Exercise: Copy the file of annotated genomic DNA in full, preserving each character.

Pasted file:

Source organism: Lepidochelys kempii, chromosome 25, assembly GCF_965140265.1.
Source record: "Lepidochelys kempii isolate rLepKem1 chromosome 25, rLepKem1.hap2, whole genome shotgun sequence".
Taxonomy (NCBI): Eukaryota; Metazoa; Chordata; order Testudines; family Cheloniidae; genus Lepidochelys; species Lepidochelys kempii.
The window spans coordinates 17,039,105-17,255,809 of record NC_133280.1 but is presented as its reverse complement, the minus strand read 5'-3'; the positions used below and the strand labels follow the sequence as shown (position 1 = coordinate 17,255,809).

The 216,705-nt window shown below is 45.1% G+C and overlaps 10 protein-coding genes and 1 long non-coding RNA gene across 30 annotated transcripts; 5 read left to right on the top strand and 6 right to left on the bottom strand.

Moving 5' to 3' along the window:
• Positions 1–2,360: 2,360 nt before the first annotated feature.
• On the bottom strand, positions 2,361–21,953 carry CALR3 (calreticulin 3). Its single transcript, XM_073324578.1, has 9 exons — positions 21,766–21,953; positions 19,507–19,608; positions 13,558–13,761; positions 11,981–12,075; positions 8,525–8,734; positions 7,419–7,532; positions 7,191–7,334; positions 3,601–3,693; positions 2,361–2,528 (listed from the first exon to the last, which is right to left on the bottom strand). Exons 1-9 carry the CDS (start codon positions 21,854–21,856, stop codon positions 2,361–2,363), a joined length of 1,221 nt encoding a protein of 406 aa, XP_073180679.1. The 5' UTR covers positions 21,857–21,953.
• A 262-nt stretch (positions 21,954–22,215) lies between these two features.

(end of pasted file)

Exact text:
Source organism: Lepidochelys kempii, chromosome 25, assembly GCF_965140265.1.
Source record: "Lepidochelys kempii isolate rLepKem1 chromosome 25, rLepKem1.hap2, whole genome shotgun sequence".
Taxonomy (NCBI): Eukaryota; Metazoa; Chordata; order Testudines; family Cheloniidae; genus Lepidochelys; species Lepidochelys kempii.
The window spans coordinates 17,039,105-17,255,809 of record NC_133280.1 but is presented as its reverse complement, the minus strand read 5'-3'; the positions used below and the strand labels follow the sequence as shown (position 1 = coordinate 17,255,809).

The 216,705-nt window shown below is 45.1% G+C and overlaps 10 protein-coding genes and 1 long non-coding RNA gene across 30 annotated transcripts; 5 read left to right on the top strand and 6 right to left on the bottom strand.

Moving 5' to 3' along the window:
• Positions 1–2,360: 2,360 nt before the first annotated feature.
• On the bottom strand, positions 2,361–21,953 carry CALR3 (calreticulin 3). Its single transcript, XM_073324578.1, has 9 exons — positions 21,766–21,953; positions 19,507–19,608; positions 13,558–13,761; positions 11,981–12,075; positions 8,525–8,734; positions 7,419–7,532; positions 7,191–7,334; positions 3,601–3,693; positions 2,361–2,528 (listed from the first exon to the last, which is right to left on the bottom strand). Exons 1-9 carry the CDS (start codon positions 21,854–21,856, stop codon positions 2,361–2,363), a joined length of 1,221 nt encoding a protein of 406 aa, XP_073180679.1. The 5' UTR covers positions 21,857–21,953.
• A 262-nt stretch (positions 21,954–22,215) lies between these two features.